‘Hold Me, Bat Boy!’

Posted 4/13/09

It’s called “alternative” and that translates to campy and certainly not your grandmother’s musical, but the musicality, fine voices, …

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‘Hold Me, Bat Boy!’


It’s called “alternative” and that translates to campy and certainly not your grandmother’s musical, but the musicality, fine voices, imaginative choreography, and engaging, if wacky, storyline are part of a carefully-crafted package.

Director Nick Sugar’s attention to production details brings “Bat Boy: the Musical” to Town Hall’s stage in all it’s edgy goofiness— yet with tinge of sadness.

The story and book are by Keythe Farley and Brian Fleming, with music and lyrics by Laurence O’Keefe— all of whom worked with tongue firmly in cheek! The idea came from several stories in the supermarket tabloid, “Weekly World News.” (Think National Enquirer in our area). A creature that was half-boy/ half bat had been discovered in a cave in the mountains of rural West Virginia, it claimed, in a fine example of investigative reporting.

The play was developed by Tim Robbins’ Actors Gang Theatre and ran off-Broadway, in London’s West End and at the Edinburgh Festival. It has since been produced across the country, described by one critic as “Rocky Horror Picture Show meets My Fair Lady.”

Travel to Hope Falls, W.Va., and abandon preconceived ideas about how the world works. Sort of… the parody about community fear and intolerance rings more true than one might wish.

Music ranges from rock to gospel to country to rap to ballad and a lively three-piece band is placed high in a large screened cage. Led by Donna Debreceni, it adds a great deal and the sound is carefully managed by Jacob Krimbel so that from center seats, at least, it doesn’t drown out the well-trained voices. An audience member who sat farther to the side did experience some problems with hearing clearly. Perhaps a bit more tweaking is in order.

Watch for brief send-ups of some classic musicals.

It’s dark at the rocky entrance to a cave and voices and flashlights appear, as does a shadowy, darting figure. Lights go up as local teens capture a frightened creature, bag it and haul it to the sheriff.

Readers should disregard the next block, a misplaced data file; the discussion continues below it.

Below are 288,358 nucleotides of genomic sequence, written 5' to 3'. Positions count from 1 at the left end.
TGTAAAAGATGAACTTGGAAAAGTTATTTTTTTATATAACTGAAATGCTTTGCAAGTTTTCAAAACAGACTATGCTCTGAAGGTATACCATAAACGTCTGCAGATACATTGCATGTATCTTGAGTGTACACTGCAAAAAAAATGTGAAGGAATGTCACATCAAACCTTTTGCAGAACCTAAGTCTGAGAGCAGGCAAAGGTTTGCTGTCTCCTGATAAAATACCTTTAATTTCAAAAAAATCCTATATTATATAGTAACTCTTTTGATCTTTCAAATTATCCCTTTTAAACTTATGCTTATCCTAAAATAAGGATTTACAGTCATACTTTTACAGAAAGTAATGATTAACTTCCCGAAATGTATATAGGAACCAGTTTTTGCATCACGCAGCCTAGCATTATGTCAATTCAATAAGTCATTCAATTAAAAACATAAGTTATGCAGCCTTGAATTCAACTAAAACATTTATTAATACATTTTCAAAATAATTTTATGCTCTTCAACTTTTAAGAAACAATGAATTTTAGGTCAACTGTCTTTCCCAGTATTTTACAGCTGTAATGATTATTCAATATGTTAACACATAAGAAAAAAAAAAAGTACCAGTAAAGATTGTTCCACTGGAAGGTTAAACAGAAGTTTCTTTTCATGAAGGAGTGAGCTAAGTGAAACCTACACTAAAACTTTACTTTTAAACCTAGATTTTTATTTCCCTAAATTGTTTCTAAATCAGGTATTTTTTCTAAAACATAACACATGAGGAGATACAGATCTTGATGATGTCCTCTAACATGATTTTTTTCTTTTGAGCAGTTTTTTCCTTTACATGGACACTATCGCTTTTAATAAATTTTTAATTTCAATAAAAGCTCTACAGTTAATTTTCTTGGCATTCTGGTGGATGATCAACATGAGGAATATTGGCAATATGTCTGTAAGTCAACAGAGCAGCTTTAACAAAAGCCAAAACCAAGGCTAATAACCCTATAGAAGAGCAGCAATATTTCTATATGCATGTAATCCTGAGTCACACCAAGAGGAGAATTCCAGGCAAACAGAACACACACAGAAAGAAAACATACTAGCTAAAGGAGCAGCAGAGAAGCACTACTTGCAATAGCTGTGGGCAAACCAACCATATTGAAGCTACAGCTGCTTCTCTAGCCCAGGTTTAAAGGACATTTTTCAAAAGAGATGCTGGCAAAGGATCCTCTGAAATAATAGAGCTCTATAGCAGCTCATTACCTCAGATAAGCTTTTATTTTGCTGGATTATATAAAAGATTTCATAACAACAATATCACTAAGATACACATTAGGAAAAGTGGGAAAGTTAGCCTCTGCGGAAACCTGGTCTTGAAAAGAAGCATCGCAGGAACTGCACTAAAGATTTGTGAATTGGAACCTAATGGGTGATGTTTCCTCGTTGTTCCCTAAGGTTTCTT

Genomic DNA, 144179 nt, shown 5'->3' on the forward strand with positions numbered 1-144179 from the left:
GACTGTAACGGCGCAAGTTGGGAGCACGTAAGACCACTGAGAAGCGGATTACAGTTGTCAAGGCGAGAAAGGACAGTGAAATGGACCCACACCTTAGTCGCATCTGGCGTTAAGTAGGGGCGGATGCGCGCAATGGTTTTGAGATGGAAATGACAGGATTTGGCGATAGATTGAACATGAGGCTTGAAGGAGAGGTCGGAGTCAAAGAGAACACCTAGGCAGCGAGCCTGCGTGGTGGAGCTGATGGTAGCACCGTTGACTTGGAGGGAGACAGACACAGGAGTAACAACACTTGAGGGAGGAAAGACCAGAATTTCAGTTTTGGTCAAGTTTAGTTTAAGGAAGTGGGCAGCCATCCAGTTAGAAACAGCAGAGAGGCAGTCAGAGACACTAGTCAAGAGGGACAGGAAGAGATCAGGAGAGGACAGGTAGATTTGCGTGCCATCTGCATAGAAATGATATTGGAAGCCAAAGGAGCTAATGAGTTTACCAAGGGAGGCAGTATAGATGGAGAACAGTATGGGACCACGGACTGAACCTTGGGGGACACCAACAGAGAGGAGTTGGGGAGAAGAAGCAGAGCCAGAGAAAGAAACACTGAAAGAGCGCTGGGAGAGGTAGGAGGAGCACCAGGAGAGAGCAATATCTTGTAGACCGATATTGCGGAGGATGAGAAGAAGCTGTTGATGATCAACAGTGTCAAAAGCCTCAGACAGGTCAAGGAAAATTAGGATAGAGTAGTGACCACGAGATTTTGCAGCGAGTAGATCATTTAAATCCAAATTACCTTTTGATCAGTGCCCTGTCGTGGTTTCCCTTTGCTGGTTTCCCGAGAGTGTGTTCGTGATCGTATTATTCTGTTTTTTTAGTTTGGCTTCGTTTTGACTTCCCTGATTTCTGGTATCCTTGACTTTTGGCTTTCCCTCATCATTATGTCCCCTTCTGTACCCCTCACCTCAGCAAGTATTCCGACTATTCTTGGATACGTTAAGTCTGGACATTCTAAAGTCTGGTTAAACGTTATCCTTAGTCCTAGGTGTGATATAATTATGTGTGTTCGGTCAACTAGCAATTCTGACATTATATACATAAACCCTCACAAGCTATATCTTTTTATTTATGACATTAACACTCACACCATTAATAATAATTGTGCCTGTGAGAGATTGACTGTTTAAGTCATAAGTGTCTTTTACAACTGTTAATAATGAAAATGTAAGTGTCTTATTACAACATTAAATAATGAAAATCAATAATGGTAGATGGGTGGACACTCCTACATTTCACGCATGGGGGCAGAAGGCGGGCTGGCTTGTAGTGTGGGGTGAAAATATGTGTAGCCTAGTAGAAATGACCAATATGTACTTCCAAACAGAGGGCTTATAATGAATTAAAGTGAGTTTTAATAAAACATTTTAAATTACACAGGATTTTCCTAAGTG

Not certain what he’s dealing with, the Sheriff (Brian Murray) delivers it to the local veterinarian, Dr. Parker, thinking he’ll put it down.

Bat Boy, ably played by a nimble Mark Lively, squeaks, cowers and hangs upside down in a large cage in the living room, refusing offered food. The assumption of euthanasia doesn’t take into consideration Parker’s wife and feisty teenage daughter Shelley, who have other ideas. They home school him with BBC tapes, teach him to dance and generally civilize him, aside from his need for a diet of blood. (Might he be responsible for a rash of cattle deaths)? They name the boy with bat-like ears and fangs Edgar.

Musical theater veteran Margie Lamb is the veterinarian’s warm-hearted wife Meredith, who has her own dark secrets and Ellen Kaye is a sassy, rebellious teen, Shelley Parker. Daniel Langhoff is the often-soused, unhappy, sometimes homicidal Dr. Parker, who strikes a deal with his wife to let Bat Boy live if…

Per the script directions, there are 10 cast members: the five mentioned who play single parts and another five in a funny ensemble, which makes lightening changes; Cameron Stevens brings a strong voice and good comic timing as teenaged Rick Taylor, proper church lady Lorraine and Mr. Dillon, while Haley Wells plays brother Ron Taylor as well as clicker-toting town mayor Maggie. Heather Larson is the unfortunate Ruthie Taylor and Ned, while Shelley McMillon is Mrs Taylor, Roy, an Institute man and a knock-out Gospel singing preacher, Rev. Hightower. Keegan Flaugh is an able late fill-in as Daisy, Bud, Pan, Doctor.

The ending somehow verges on tragic works by the Bard and the entire production had most folks in a sometimes-rowdy audience clearly engaged.

Nice to see good material that’s not so familiar, but for those who prefer the tried and true, note that Town Hall’s final season production will be “Oklahoma.” The announced 2009-2010 season will include a comedic play and five musicals: “Grease,” “Oliver!” “Sylvia,” “Guys and Dolls,” “Altar Boyz” and “The Secret Garden.” Reserve your favorite seat now.

”Bat Boy: the Musical” runs through May 10 at Town Hall Arts Center, 2450 W. Main St. in Downtown Littleton. Not recommended for under 17. Performances: 7:30 p.m. Thursdays, Fridays, Saturdays; 2 p.m. Sundays. Tickets: $21 to $36, with final hour rush tickets for students and actors if available. 303-794-2787, www.townhallartscenter.com


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